I was raised in a close family. We weren’t wealthy, but my parents constantly worked to make a difference. They chaired service clubs, led huge regional fundraising drives for leukemia and local drives to build our school library. By the time I was 12, I was helping wherever I could. I grew up seeing the power and importance of giving time, talent and money to have a positive impact in the world.
When my husband Tom and I sold the family fuel oil business, we had our first opportunity to give back in a big way. In 2007 we started a family foundation. At first, we focused on economic empowerment, particularly microfinance, because the data was clear that when a woman earned money she used it for food, clothing and education for her kids, and it improved her position in the community.
But we soon realized that microfinance was already attracting a lot of funds. Tom and I both started searching for something less well-known but even more compelling, where our money and skills would have a greater impact. I didn’t know exactly what I was looking for, but I knew that I’d know it when I saw it.
That’s when I met Molly Melching. Jim Greenbaum, another WMM member, told me that Tostan, the organization that Molly had founded, had figured out a way to end child marriage and female genital cutting in Africa. These issues weren’t even on my radar screen because I didn’t believe it was possible to do anything about them. After meeting and spending time with Molly, I was really excited. My day job is change management, and when I asked Molly how they were ending these practices, everything she told me was consistent with what I knew about creating change in companies, but she was doing it in communities, in regions, and even entire nations.
When my family and I consider the programs we want to fund, we look for strong leaders with a solid organization who have found simple, innovative and scaleable solutions to long-standing problems that nobody else has been able to solve. In addition, size is important. Our foundation is well-funded, but we certainly don’t have the kind of resources to move or transform an organization that raises hundreds of millions of dollars. We can, however, make a big difference to an organization the size of Tostan. Molly and Tostan were a perfect match for us.
In 2008, we signed on to fund Tostan’s Community Empowerment Program (CEP) in ten villages in northern Senegal. A local facilitator goes into a community for three years. They discuss human rights and democracy, health and hygiene, and problem solving. As part of the problem-solving module, she asks them to figure out which of their practices lead them toward their goals, and which take them away. Through this process, the men end up supporting the empowerment of the women, and together, they create systemic change that radically improves the lives of women and girls.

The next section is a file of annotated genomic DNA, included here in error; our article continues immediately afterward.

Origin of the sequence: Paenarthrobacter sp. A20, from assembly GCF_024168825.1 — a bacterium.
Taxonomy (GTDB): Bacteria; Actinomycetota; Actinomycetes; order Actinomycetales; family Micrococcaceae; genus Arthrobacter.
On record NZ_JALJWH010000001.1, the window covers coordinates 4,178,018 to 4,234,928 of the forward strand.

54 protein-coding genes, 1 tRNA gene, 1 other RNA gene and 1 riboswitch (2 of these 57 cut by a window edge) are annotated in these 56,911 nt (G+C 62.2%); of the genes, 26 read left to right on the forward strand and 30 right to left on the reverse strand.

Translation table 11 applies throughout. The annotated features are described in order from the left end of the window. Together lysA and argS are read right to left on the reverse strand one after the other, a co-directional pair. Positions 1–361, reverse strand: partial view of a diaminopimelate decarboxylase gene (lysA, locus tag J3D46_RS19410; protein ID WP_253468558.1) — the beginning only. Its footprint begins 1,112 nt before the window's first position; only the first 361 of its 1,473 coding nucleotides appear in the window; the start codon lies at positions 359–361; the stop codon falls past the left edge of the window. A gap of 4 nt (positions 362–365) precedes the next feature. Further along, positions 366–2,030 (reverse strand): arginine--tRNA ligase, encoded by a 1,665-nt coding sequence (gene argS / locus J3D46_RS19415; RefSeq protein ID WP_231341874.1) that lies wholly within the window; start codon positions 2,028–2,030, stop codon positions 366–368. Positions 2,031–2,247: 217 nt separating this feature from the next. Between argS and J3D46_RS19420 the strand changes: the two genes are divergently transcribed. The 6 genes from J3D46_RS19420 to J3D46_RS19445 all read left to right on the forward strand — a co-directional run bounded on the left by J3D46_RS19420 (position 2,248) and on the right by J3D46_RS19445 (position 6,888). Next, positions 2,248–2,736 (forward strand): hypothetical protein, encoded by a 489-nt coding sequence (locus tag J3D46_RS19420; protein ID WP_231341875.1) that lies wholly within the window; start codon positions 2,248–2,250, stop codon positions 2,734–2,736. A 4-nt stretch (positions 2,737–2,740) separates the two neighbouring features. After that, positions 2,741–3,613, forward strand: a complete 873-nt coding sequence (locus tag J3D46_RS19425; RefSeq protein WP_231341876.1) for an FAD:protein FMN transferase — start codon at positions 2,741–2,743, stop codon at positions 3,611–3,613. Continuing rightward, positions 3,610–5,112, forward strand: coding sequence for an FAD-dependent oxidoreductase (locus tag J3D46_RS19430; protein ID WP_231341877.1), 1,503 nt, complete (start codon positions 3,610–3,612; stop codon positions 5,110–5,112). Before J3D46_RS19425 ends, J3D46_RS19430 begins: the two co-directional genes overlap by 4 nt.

In 2009, my family and I went to visit Tostan and the villages whose CEP we were funding. It was incredible. When we got to the first village, a crowd of people welcomed us.
The chief said: “We now understand the importance of human rights. Since we know that a man doesn’t have the right to beat his wife, we had to discuss what we will do if he does beat her, and she decides to leave him. We decided we need to support her. We have ended child and forced marriage, and we are discussing the end of female genital cutting.” This was only 8 months into the 3-year program.
I never understood the impact I could have in the world until I got involved with Tostan. I never imagined the look on my children’s faces when they saw how much it meant to the people there. There are about 800 people in a village. To realize that we had the ability to fund a program in 10 villages that would change the lives of 8,000 people forever – and that they would then reach out to another 8,000, to change their lives – was beyond empowering. It was transforming.
Molly Melching Describes the Impact
Founder & Chief Executive Officer, Tostan
Tostan’s mission is to empower African communities to bring about sustainable development and positive social transformation based on respect for human rights. We believe that through this mission we can ensure every person—woman, man, girl, and boy—is able to live a life of dignity.
I first met Gail in 2008 through an introduction by another Women Moving Millions member. Since day one, she and her family have been one of our most warm, caring and engaged donors. Her family foundation funded our Community Empowerment Program starting with 10 different villages in the most conservative region of Senegal. Since then, Gail has continued to support Tostan in various ways. She not only invests her financial resources, but also offers her skills, knowledge and network to helping our organization achieve our mission.
For the past six years, she has served as our organization’s Board Chair. In her leadership role, Gail started Tostan Canada and a new leadership circle to engage potential donors to visit and invest in Tostan’s programs. At the time, Tostan was exploring new strategies to grow and implement our programs. With her help, we were able to expand our work to 150 communities and four West African countries.
Not only is Gail a visible ambassador for Tostan, but her enthusiasm for our mission and vision has inspired other donors to support our work. She truly embodies bold philanthropic leadership.